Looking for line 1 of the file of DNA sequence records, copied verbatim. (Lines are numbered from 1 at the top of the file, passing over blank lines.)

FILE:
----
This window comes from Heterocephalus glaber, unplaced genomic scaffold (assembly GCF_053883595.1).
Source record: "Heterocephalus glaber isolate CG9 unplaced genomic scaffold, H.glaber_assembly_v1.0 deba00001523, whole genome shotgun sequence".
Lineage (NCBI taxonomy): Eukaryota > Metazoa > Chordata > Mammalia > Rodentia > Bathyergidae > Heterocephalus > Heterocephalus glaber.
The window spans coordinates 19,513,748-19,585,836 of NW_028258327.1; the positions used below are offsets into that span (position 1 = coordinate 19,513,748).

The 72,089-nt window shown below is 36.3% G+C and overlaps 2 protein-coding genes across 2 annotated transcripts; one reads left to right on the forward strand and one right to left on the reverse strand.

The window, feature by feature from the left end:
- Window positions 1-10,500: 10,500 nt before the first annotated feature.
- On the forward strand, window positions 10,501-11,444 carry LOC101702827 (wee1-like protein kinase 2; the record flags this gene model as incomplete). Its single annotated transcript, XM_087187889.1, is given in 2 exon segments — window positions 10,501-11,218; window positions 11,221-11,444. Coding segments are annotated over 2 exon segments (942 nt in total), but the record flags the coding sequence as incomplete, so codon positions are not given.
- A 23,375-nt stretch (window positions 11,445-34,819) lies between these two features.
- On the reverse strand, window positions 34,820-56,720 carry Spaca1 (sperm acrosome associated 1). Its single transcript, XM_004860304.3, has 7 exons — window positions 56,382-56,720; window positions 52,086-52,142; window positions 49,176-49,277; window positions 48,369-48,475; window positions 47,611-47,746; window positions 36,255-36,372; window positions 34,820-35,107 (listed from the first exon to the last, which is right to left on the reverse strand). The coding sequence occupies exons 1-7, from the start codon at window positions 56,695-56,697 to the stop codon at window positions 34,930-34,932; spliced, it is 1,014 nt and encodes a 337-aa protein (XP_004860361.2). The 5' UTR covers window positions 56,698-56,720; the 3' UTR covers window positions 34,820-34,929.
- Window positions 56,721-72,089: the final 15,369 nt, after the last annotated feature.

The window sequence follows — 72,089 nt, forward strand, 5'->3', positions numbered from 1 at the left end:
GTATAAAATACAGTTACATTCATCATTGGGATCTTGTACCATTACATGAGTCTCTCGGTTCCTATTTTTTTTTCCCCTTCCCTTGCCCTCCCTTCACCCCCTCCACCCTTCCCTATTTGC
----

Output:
This window comes from Heterocephalus glaber, unplaced genomic scaffold (assembly GCF_053883595.1).